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Individuals, Institutions, and Inequality Conference

In modern societies, individuals differ greatly in the likelihood that at any point in time they will be employed, engaged in crime, or imprisoned. This conference explores the sources of individual variation in these important outcomes over time and space while paying particular attention to the role of institutions.

September 28, 2018
Federal Reserve Bank of Minneapolis  Minneapolis, MN

Individuals, Institutions, and Inequality Conference

In modern societies, individuals differ greatly in the likelihood that at any point in time they will be employed, engaged in crime, or imprisoned. Among those who are employed, we see levels of earnings inequality that are high relative to those observed just 50 years ago. Further, at least in the U.S., we see rates of incarceration that are historically high, even though crimes rates are not.

This conference explored the sources of individual variation in these important outcomes over time and space while paying particular attention to the role of institutions.

  • How do variations in firm policies and characteristics impact overall earnings and wealth inequality?
  • How do differences over space and time in the behavior of police and the public oversight of police impact crime rates?
  • How do variations in criminal justice policies and judicial behavior contribute to inequality in the life outcomes of young persons who commit crimes?

This conference included six papers that explore these topics and help us better understand sources of inequality in modern societies.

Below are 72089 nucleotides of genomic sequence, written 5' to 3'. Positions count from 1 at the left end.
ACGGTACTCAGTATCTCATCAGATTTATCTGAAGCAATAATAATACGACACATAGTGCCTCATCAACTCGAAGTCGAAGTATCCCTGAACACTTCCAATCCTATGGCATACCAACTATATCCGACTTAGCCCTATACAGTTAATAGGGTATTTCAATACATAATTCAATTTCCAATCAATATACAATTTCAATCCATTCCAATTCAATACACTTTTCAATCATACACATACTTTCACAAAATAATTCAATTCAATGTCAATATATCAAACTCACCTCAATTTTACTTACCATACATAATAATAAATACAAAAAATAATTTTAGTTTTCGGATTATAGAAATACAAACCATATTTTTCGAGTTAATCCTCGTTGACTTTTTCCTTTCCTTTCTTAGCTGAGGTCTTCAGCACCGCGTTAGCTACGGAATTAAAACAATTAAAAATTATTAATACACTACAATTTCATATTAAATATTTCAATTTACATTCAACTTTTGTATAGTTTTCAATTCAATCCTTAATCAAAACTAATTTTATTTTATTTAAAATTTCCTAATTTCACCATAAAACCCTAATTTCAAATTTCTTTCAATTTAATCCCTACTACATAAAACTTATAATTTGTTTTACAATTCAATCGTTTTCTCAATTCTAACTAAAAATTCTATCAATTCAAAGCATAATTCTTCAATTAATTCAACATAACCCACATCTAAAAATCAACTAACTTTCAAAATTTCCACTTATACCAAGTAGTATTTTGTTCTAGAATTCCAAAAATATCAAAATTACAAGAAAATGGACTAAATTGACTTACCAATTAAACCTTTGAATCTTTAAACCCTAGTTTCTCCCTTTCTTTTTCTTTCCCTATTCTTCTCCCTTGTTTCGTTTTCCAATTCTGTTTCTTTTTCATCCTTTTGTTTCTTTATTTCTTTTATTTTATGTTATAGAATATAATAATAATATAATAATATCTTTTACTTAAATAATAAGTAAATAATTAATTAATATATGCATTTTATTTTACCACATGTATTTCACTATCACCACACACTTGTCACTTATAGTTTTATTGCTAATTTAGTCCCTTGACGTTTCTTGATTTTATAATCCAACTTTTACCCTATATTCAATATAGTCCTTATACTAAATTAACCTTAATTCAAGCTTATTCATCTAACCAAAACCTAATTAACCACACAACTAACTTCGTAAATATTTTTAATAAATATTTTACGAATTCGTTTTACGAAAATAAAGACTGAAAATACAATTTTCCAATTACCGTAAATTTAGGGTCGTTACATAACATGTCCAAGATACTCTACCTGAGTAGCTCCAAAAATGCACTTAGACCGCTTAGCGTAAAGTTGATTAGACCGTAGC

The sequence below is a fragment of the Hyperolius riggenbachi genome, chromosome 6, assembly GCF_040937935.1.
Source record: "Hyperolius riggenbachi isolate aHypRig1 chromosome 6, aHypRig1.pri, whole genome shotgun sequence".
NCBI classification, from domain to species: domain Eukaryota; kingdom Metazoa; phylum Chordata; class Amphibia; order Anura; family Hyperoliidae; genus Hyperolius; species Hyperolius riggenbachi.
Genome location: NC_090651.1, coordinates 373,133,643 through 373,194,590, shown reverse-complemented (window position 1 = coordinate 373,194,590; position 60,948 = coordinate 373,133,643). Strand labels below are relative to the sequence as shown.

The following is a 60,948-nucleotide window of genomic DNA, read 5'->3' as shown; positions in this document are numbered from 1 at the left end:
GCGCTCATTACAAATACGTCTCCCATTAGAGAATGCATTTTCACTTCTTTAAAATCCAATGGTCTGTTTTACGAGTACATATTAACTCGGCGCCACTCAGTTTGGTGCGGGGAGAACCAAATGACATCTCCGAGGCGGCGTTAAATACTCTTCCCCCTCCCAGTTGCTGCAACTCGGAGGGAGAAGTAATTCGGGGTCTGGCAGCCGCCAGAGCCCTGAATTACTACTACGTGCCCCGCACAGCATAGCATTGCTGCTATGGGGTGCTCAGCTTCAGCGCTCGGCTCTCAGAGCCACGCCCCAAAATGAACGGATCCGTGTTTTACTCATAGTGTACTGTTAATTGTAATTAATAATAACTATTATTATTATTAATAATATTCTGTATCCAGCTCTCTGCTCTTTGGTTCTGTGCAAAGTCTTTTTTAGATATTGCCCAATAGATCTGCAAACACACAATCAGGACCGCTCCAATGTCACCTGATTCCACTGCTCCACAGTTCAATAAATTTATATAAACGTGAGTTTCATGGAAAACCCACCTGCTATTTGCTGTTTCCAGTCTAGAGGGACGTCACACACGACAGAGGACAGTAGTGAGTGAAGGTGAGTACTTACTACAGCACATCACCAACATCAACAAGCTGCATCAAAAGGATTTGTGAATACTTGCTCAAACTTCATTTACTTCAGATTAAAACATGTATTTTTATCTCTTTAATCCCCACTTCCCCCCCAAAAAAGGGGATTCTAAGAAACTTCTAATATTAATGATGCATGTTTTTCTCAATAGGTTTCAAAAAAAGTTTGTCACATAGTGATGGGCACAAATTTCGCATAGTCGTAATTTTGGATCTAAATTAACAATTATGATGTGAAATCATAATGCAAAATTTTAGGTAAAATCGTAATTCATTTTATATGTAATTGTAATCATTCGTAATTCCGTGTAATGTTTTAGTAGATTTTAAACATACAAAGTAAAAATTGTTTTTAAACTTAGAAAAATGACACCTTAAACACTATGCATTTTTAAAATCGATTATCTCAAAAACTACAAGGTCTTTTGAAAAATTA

A summary of the conference can be found here.


Agenda

8:15 am – 8:40 am
Continental Breakfast
8:40 am – 8:45 am
Conference Welcome
8:45 am – 9:45 am
Firming Up Inequality
  • Authors: Nicholas Bloom, Fatih Guvenen, David J. Price, Jae Song, Till von Wachter
  • Discussant: Niklas Engbom – Federal Reserve Bank of Minneapolis
10:00 am – 11:00 am
A Distributional Framework for Matched Employer Employee Data
  • Authors: Stephane Bonhomme, Thibaut Lamadon, Elena Manresa
  • Discussant: Mikkel Solvsten – University of Wisconsin
11:15 am – 12:15 pm
High Wage Workers Work for High Wage Firms
  • Authors: Katarina Borovickova, Rob Shimer
  • Discussant: Christopher Taber – University of Wisconsin
12:15 pm – 12:45 pm
Lunch
12:45 pm – 1:45 pm
The Fall of Labor Share and the Rise of Superstar Firms
  • Authors: David Autor, David Dorn, Lawrence Katz, Christina Patterson, John Van Reenan
  • Discussant: Joseph Altonji – Yale University
2:00 pm – 3:00 pm
The Impact of Federal Investigations of Crime and Policing
  • Authors: Tanaya Devi, Roland Fryer
  • Discussant: Derek Neal – University of Chicago
3:15 pm – 4:15 pm
Incarceration, Recidivism, and Employment
  • Authors: Manudeep Bhuller, Gordon Dahl, Katrine Loken, Magne Mogstad
  • Discussant: Joseph Doyle – Massachusetts Institute of Technology

For questions, please contact mplsinstitute@mpls.frb.org